Thailand’s climate change master plan nears completion

Aug 10, 2012

UNDP Thailand : Asia's fastest growing countries, like Thailand, are also the among the most vulnerable to climate change.

BANGKOK - Thailand’s draft climate change master plan went through its last round of public consultation on 8 August at the Twin Towers Hotel in Bangkok.

Organized by the Office of Natural Resources and Environmental Policy and Planning’s Office of Climate Change Coordination, the forum received about 500 participants from government agencies, civil society’s organizations, academic institutions and development partners.

The meeting was the last in a series of five public consultations organized across the country. The 40-year master plan, set to continue through 2050, aims to provide a framework and mechanism for effective response and preparedness to manage climate change challenges in adaptation, mitigation, and capacity building and institutional readiness issues.

“The most important thing is for this plan to get implanted. The financial mechanism to support  implantation of this master plan is crucial,” said Ms. Nirawan Pipitsombat, Director of Office of Climate Change Coordination in her introductory remarks.

Pipitsombat thanked UNDP for providing a study of Climate Public Expenditures and Institutional Review (CPEIR) which helped the government analyze climate-related expenditures and its flow in the budgetary and non-budgetary process, and the flow from national to local levels.

“[CPEIR] has provided a good basis for us to identify financial measures to support implementation,” said Ms. Nirawan Pipitsombat, Director of Office of Climate Change Coordination in her introductory remarks.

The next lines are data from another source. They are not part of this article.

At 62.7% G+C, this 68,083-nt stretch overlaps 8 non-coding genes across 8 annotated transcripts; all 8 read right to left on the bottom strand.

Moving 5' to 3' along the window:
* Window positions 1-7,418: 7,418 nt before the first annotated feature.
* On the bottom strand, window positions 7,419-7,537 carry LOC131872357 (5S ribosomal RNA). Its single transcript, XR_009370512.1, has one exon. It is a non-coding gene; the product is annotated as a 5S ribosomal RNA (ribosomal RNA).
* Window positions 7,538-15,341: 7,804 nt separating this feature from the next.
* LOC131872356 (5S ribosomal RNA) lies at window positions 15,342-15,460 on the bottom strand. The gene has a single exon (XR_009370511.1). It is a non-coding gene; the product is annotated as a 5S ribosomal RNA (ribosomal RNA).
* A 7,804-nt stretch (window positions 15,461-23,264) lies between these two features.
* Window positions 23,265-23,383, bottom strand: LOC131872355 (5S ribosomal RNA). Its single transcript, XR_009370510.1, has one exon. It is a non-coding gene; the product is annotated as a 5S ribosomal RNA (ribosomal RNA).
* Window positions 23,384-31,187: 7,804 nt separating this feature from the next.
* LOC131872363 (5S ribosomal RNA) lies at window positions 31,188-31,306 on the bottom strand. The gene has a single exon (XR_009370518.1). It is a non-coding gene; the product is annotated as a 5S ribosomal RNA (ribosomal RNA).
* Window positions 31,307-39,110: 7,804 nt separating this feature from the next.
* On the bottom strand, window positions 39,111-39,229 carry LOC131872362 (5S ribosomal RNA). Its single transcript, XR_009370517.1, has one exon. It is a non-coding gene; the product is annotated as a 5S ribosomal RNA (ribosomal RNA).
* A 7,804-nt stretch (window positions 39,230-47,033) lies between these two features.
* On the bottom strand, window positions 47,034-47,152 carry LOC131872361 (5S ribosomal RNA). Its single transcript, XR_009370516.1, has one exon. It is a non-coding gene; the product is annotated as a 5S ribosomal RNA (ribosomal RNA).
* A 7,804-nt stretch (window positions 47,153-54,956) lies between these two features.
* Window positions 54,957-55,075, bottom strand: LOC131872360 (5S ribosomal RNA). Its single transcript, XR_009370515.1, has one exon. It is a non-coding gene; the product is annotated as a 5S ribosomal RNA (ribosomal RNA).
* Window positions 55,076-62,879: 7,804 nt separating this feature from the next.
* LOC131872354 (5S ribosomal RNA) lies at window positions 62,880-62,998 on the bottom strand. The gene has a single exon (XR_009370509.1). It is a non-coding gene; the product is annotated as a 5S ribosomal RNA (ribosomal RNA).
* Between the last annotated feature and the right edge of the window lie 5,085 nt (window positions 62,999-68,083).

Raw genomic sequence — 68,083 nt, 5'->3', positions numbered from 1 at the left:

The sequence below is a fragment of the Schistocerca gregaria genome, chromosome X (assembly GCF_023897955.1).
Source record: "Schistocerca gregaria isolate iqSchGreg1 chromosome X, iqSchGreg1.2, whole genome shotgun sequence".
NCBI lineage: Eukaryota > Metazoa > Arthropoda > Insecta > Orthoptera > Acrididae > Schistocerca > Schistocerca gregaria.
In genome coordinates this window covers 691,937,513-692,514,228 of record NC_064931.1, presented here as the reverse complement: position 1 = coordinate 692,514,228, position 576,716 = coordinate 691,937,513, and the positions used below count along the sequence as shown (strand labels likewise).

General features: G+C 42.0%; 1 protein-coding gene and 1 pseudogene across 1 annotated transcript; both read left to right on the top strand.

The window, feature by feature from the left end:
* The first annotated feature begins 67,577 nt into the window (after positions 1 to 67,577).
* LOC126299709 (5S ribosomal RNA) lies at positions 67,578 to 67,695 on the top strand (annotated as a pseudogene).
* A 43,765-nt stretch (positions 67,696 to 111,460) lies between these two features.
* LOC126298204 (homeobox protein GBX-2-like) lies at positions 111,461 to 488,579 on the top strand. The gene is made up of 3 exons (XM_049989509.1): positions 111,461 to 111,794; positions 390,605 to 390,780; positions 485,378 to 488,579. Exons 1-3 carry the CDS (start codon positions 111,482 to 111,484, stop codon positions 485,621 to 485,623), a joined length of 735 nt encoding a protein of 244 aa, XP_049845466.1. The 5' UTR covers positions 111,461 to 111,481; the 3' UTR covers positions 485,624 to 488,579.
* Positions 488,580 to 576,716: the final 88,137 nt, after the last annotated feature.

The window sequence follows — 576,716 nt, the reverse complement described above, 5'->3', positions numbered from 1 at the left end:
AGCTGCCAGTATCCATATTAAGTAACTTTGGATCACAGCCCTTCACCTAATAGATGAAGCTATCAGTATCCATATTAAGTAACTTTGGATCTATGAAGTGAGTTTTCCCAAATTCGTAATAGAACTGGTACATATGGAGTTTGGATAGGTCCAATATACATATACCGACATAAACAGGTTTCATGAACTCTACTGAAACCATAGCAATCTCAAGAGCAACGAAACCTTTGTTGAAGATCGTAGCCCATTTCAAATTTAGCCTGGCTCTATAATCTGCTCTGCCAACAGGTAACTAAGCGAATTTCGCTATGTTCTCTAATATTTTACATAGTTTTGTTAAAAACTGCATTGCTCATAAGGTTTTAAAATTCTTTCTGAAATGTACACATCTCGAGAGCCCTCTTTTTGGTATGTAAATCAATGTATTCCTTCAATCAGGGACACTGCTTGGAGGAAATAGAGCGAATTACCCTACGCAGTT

The draft plan specifies measures to be taken in short, medium, and long terms with assigned key responsible agencies. These include some recommended by CPEIR including developing budget codes to screen and prioritize climate-related activities in line ministries’ budget proposals; to set up a domestic adaptation facility to finance adaptation actions at the local level, and the development of fiscal and financial measures for climate change actions.

This is Thailand’s second draft of its master plan as the first was scrapped in 2010, due to public protest of its non-participatory approach. The second round began in 2011 and closed with a series of public consultation forums in four regions and in Bangkok, including a separate round with the private sector. The final draft of the master plan is expected to be put forward for the Cabinet’s endorsement later this month.

The draft climate change master plan (in Thai) can be accessed at

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